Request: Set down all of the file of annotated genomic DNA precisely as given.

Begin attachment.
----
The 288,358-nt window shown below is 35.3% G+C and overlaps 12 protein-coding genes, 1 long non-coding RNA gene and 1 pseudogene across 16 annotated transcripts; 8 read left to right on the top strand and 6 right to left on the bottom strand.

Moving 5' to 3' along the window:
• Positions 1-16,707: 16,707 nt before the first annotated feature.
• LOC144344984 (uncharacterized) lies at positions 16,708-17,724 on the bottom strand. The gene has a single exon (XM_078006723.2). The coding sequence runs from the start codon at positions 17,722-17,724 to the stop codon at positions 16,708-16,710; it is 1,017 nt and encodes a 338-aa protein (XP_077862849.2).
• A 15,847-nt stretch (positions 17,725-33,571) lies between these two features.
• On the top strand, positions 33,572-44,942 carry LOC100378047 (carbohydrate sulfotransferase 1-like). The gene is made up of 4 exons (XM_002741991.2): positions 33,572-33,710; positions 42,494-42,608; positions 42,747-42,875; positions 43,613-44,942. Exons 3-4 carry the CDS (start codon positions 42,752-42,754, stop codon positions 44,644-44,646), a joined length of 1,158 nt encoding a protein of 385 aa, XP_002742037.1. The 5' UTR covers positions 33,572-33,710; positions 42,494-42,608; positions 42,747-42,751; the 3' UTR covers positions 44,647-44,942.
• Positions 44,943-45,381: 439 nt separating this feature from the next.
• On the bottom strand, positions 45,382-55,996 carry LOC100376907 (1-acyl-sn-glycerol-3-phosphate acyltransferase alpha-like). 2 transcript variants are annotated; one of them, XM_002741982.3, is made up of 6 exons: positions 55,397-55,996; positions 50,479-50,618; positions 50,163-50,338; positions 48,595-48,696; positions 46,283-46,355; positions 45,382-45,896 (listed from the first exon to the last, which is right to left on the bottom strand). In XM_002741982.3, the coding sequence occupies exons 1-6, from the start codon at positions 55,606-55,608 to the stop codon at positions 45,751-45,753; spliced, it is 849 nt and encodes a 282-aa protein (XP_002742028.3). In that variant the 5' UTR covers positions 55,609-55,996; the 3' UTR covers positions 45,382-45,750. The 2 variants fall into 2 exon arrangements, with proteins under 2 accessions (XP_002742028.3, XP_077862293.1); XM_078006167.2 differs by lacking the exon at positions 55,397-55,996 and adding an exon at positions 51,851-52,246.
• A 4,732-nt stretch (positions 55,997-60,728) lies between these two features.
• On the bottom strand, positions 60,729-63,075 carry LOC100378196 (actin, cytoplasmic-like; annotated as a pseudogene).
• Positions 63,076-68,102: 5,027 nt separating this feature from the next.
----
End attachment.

The 288,358-nt window shown below is 35.3% G+C and overlaps 12 protein-coding genes, 1 long non-coding RNA gene and 1 pseudogene across 16 annotated transcripts; 8 read left to right on the top strand and 6 right to left on the bottom strand.

Moving 5' to 3' along the window:
• Positions 1-16,707: 16,707 nt before the first annotated feature.
• LOC144344984 (uncharacterized) lies at positions 16,708-17,724 on the bottom strand. The gene has a single exon (XM_078006723.2). The coding sequence runs from the start codon at positions 17,722-17,724 to the stop codon at positions 16,708-16,710; it is 1,017 nt and encodes a 338-aa protein (XP_077862849.2).
• A 15,847-nt stretch (positions 17,725-33,571) lies between these two features.
• On the top strand, positions 33,572-44,942 carry LOC100378047 (carbohydrate sulfotransferase 1-like). The gene is made up of 4 exons (XM_002741991.2): positions 33,572-33,710; positions 42,494-42,608; positions 42,747-42,875; positions 43,613-44,942. Exons 3-4 carry the CDS (start codon positions 42,752-42,754, stop codon positions 44,644-44,646), a joined length of 1,158 nt encoding a protein of 385 aa, XP_002742037.1. The 5' UTR covers positions 33,572-33,710; positions 42,494-42,608; positions 42,747-42,751; the 3' UTR covers positions 44,647-44,942.
• Positions 44,943-45,381: 439 nt separating this feature from the next.
• On the bottom strand, positions 45,382-55,996 carry LOC100376907 (1-acyl-sn-glycerol-3-phosphate acyltransferase alpha-like). 2 transcript variants are annotated; one of them, XM_002741982.3, is made up of 6 exons: positions 55,397-55,996; positions 50,479-50,618; positions 50,163-50,338; positions 48,595-48,696; positions 46,283-46,355; positions 45,382-45,896 (listed from the first exon to the last, which is right to left on the bottom strand). In XM_002741982.3, the coding sequence occupies exons 1-6, from the start codon at positions 55,606-55,608 to the stop codon at positions 45,751-45,753; spliced, it is 849 nt and encodes a 282-aa protein (XP_002742028.3). In that variant the 5' UTR covers positions 55,609-55,996; the 3' UTR covers positions 45,382-45,750. The 2 variants fall into 2 exon arrangements, with proteins under 2 accessions (XP_002742028.3, XP_077862293.1); XM_078006167.2 differs by lacking the exon at positions 55,397-55,996 and adding an exon at positions 51,851-52,246.
• A 4,732-nt stretch (positions 55,997-60,728) lies between these two features.
• On the bottom strand, positions 60,729-63,075 carry LOC100378196 (actin, cytoplasmic-like; annotated as a pseudogene).
• Positions 63,076-68,102: 5,027 nt separating this feature from the next.